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Glacial Erosion Features 3
Glacial Erosion Features 3
Glacial Erosion Features 3
Glacial Erosion Features 3
Glacial Erosion Features 3
Glacial Erosion Features 3
Glacial Erosion Features 3
Glacial Erosion Features 3
Glacial Erosion Features 3
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Glacial Erosion Features 3

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  1. Glacial Erosion features (3) Objectives: To understand the formation of the following glacial erosion features: Ribbon lakes To know the terms: truncated spurs, alluvial fan
  2. TARN 5 RIBBON LAKE 13 erosion 4 ABRASION 7 GLACIAL TROUGH 11 ACCUMULATION 18 BERGSCHRUND 17 FREEZETHAW 10 ROTATIONAL SLIP 1 SNOUT 8 HANGING VALLEY 15 PLUCKING 19 BACKWALL 16 PYRAMID PEAK 14 MORAINE 6 CORRIE 20 ABLATION 9 CREVASSE 2 ARETE 12 WEATHERING 3
  3. - grooves on rock created by abrasion due to debris embedded in base of glacier - Sharp, pointed hilltop between three or more corries (e.g. Snowdon, N Wales) - large armchair shaped hollow enlarged as ice moves in a rotational movement under gravity (e.g. Cwm Idwal, Glaslyn, North Wales) - Knife shaped ridge between two corries (e.g. Grib Goch, N Wales) Striations Corrie (Cirque) Arête Pyramidal Peak Ribbon Lake - long narrow lake occupying an area of the trough floor which has been overdeepened (e.g. Llyn Ogwen, Snowdonia)
  4. <ul><li>small tributary valley above the floor of the main valley (due to differential erosion) (e.g. Cwm Dyli, N Wales) </li></ul>- steep-sided valley with flat-floor (e.g. Nant Ffrancon, N Wales) - steep, rocky section of the side of a trough where the tips of pre-glacial interlocking spurs have been removed by glacial erosion (nr trough end in Nant Ffrancon Valley) - resistant rock outcrop with gentle sloping smooth up-valley side and jagged lee-ward side. (e.g. in Nant Ffrancon Valley, N Wales) Hanging Valley U-shaped valley (trough) Truncated spur Roche Moutonnée
  5. Ribbon Lake
  6. Ribbon Lakes Many glacial troughs contain long, anwrro ribbon lakes. They may be the result of: (i) sreioon when a reicalg over-deepens part of its alylev in an area of softer okcr . (ii) a glacier over deepening its valley due to increased erosive power after being joined by a ibuttarry glacier (iii) deposition of aeimnor across the main valley forming a dam. When the glacier retreats, the deepened sections fill with melt water and become lakes. These lakes remain after glaciation, supplied by rainfall, streams and rivers. There are a number of examples of ribbon lakes to be found in the Lake District.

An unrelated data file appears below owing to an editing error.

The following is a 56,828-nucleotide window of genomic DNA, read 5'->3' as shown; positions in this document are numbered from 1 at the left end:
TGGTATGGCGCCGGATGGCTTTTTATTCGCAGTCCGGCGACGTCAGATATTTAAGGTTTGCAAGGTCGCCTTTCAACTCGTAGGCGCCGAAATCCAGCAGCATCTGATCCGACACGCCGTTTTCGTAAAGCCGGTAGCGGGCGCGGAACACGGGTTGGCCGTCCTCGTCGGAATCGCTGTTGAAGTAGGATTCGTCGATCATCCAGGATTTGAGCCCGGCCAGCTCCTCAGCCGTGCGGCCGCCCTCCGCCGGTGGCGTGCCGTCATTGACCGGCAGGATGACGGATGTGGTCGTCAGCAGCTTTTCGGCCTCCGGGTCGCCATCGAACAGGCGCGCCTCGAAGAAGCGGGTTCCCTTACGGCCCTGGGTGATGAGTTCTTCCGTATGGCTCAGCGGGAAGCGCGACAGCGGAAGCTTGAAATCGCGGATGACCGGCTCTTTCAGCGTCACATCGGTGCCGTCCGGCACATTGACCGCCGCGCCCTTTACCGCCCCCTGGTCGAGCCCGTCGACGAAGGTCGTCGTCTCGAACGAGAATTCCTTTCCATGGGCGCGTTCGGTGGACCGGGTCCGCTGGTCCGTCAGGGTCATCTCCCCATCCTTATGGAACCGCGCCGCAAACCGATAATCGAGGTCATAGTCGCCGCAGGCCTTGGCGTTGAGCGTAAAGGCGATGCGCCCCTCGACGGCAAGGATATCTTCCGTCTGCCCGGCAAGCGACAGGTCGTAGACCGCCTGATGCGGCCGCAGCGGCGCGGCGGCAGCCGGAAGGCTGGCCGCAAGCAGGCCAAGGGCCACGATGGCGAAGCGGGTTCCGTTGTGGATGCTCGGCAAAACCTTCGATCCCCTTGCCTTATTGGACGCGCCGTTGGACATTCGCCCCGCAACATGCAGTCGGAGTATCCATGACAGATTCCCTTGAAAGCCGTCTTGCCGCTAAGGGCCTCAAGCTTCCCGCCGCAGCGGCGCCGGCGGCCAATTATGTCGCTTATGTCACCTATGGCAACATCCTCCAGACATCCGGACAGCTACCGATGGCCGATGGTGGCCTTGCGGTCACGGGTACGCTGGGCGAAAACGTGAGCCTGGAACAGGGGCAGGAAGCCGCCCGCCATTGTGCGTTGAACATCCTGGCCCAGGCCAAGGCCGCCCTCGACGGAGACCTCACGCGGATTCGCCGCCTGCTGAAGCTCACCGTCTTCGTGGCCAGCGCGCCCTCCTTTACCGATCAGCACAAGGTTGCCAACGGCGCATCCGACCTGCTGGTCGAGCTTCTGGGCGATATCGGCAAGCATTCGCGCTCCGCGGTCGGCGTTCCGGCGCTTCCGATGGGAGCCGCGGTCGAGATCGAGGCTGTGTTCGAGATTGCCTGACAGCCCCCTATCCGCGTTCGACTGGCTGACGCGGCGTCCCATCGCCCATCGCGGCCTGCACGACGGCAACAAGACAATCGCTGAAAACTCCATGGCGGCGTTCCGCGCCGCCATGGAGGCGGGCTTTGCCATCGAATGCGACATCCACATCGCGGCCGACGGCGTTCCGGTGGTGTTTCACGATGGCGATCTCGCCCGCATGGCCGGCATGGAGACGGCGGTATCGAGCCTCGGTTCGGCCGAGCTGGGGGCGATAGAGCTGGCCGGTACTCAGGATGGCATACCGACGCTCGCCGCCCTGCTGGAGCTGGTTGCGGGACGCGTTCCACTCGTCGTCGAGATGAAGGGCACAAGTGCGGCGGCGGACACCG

7. Lake Windermere
  8. Can you identify a corrie, pyramid peak, hanging valley, terminal moraine, corrie lip, arete, glacial trough? In summary….
  9. Glacial Landscapes <ul><li>1 is a Pyramidal Peak because it has steep, triangular faces divided by sharp ridges or arêtes. </li></ul><ul><li>2 is an Arête , because it is a sharp ridge between corries. </li></ul><ul><li>3 is a Corrie or Cirque , because it is an armchair shaped hollow with steep back and sides. </li></ul><ul><li>4 is a Corrie Lochan or Tarn , because water has gathered in the hollow in the floor of the corrie. </li></ul><ul><li>5 is an Alluvial Fan , because it is a fan shaped pile of rock remains (alluvium) washed down by the stream and piled up where the steep valley side meets the valley floor. </li></ul><ul><li>6 is a Ribbon Lake , because it is a long narrow lake in a part of the valley cut deeper by the glacier. </li></ul><ul><li>7 is a Truncated Spur , because the ridge has been cut off sharply by the ice that flowed down the main valley. </li></ul><ul><li>8 is a Misfit Stream , because it is far too small to have cut the valley. </li></ul><ul><li>9 is a Hanging Valley , because the valley floor is much higher than the floor of the main valley. </li></ul><ul><li>10 is a 'U' Shaped Valley , because it has steep sides and a nearly flat floor. (The other side of the valley is missing in this cut-away diagram. </li></ul>

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